Payday Loans Target Military Personnel
Posted by Nick Niesen on November 8th, 2010
It's tough being a soldier, especially in a time of war. Being a member of the military during wartime means long time away from your home and your family. For those that aren't overseas, there is the constant concern that combat may soon be in your future. Being a soldier is a difficult and stressful job and most Americans have tremendous respect for those to choose to enlist. Unfortunately, that respect seems to be lost on the payday loan industry, which seems to do a disproportionate amount of its business with military personnel.
If you live in a city with a military base, you won't have to look too far to find a payday loan store, which tend to cluster near military installations. Payday loans, also known as cash advance loans, are short term, small value loans that typically range from $100-500. In exchange for borrowing the sum for a period of two weeks, borrowers pay a fee that ranges from $10-30 per $100 borrowed by writing a postdated check. At the end of the two-week period, the lender can cash the check or the borrower can settle in cash.
Unfortunately, many borrowers cannot repay the loan in two weeks' time. In that case, it becomes necessary to "roll over" the loan for another two weeks by paying the fee again. For some borrowers who live paycheck to paycheck, this can turn into a vicious cycle that turns a loan of hundreds into a debt of thousands.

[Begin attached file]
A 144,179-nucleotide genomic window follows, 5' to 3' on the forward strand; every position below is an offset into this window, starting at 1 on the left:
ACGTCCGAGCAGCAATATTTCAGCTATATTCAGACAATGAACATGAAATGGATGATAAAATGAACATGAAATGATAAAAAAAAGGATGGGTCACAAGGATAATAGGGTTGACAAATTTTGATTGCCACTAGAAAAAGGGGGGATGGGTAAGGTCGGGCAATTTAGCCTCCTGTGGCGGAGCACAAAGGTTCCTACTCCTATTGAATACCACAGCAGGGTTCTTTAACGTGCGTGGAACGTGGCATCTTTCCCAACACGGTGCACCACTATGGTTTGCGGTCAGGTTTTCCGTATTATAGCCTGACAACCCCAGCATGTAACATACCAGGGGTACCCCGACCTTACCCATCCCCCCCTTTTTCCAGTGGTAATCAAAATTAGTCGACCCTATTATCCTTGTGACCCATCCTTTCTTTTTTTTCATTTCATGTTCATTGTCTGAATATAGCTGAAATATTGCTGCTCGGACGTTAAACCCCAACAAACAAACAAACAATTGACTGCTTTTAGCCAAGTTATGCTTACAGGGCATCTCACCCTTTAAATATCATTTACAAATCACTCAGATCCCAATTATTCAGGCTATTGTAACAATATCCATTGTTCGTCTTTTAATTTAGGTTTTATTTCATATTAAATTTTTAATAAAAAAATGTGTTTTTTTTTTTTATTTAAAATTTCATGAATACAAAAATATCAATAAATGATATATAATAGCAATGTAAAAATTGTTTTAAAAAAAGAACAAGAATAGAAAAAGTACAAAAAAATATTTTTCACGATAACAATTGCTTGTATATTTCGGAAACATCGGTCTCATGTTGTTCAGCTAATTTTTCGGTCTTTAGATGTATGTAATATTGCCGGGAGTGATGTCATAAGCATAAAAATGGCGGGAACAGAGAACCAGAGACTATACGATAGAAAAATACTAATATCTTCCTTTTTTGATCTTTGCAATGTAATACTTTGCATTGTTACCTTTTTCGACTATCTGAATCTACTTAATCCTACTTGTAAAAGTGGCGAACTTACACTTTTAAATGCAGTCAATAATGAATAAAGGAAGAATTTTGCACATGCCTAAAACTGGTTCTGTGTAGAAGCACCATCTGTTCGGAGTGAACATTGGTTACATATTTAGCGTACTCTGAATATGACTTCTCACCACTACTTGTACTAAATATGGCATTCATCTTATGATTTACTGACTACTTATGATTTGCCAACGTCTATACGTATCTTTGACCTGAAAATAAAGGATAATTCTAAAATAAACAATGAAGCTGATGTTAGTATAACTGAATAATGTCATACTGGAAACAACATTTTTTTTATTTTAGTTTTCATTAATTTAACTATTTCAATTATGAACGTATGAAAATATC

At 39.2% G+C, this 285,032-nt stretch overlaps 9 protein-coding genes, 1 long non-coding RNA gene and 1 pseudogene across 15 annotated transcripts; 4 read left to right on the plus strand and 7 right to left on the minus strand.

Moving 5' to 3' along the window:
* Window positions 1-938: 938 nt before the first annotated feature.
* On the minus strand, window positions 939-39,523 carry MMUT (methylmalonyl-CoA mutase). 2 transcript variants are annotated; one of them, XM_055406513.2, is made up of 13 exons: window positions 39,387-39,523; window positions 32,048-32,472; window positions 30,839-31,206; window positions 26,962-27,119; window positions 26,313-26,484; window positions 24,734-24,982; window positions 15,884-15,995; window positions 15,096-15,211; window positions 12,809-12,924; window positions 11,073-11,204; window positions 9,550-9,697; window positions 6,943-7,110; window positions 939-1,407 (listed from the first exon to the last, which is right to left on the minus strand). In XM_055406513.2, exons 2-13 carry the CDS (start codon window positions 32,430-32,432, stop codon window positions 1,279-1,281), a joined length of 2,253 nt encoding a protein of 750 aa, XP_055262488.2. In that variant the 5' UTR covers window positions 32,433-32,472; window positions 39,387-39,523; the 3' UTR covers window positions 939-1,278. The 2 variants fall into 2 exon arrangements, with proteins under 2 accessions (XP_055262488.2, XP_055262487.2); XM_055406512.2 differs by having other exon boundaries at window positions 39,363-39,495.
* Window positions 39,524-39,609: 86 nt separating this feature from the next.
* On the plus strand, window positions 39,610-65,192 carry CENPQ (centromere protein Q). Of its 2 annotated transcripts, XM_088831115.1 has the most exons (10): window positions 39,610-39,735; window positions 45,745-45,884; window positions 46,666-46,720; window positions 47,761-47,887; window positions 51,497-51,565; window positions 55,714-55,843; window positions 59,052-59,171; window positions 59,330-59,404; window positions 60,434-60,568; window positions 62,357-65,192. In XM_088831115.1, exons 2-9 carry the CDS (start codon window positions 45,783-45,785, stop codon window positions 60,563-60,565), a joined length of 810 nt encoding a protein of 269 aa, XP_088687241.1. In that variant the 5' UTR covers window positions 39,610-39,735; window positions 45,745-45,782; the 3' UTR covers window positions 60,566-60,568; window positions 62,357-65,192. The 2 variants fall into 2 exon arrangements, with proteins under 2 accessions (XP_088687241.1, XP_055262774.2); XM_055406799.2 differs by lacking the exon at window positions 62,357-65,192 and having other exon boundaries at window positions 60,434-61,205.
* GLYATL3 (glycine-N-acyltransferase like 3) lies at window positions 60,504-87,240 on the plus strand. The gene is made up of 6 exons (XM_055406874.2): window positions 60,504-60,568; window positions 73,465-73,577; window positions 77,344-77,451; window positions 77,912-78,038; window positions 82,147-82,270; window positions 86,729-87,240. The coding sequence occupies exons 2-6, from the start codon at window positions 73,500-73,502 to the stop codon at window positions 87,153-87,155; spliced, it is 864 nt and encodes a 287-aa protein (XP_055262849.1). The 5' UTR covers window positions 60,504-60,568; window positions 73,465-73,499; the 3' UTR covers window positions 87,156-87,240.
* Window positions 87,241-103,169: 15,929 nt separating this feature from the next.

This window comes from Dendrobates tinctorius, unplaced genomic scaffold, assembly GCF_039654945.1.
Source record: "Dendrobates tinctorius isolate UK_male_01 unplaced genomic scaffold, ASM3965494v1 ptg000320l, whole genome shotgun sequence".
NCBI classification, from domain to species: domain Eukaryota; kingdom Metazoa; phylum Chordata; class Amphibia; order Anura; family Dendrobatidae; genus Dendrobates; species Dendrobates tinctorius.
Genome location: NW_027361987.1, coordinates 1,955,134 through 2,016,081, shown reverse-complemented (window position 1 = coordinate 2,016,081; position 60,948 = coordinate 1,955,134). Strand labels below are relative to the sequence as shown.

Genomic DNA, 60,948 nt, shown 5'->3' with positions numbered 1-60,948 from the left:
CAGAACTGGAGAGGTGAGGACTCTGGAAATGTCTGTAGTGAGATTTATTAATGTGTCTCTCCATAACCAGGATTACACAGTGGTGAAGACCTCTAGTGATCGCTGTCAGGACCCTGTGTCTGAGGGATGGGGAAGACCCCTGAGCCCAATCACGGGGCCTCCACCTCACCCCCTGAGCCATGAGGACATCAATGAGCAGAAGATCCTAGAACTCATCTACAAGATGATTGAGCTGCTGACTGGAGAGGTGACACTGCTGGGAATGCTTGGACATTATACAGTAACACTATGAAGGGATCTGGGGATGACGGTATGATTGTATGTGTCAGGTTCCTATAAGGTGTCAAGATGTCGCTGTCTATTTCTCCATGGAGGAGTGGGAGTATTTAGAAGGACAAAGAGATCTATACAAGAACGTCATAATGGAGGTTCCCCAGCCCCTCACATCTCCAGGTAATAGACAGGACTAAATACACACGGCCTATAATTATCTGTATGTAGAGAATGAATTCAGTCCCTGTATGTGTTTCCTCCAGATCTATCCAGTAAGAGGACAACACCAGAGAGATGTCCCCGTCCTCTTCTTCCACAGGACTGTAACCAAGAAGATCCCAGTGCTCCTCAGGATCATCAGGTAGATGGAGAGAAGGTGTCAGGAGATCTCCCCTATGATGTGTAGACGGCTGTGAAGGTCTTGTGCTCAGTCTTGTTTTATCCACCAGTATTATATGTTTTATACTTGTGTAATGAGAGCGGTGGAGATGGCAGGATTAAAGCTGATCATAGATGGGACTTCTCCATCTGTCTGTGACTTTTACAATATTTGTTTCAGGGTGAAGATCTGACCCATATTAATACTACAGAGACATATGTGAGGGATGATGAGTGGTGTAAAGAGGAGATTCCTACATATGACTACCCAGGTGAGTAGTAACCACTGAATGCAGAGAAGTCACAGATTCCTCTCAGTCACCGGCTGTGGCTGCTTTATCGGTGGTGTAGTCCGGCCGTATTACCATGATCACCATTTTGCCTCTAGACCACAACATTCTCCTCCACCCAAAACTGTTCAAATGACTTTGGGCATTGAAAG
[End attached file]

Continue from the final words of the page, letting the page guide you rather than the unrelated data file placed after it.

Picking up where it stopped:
The industry targets military personnel because they have steady paychecks and are more likely to repay than civilians in the same income group. As a rule, enlisted personnel are not well paid, so the likelihood that they will need such loans is better than average. Furthermore, many of our soldiers are relatively young people who may not fully grasp the ramifications of borrowing money at interest rates that exceed 400% per year.
Military officials are concerned about the problem, which negatively affects military preparedness. Soldiers that are preoccupied with their financial woes are less likely to be prepared to face their primary duties, which is to protect us in time of war. While some states, such as Arizona, are trying to curtail the prevalence of payday loan stores near military bases, the general pro-business stance of the current administration suggests that a nationwide attack on this problem is not forthcoming.
While the proliferation of yellow ribbons on cars suggests that most Americans support their troops, it would appear that the quick cash industry does not.
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About the AuthorNick Niesen
Joined: April 29th, 2015
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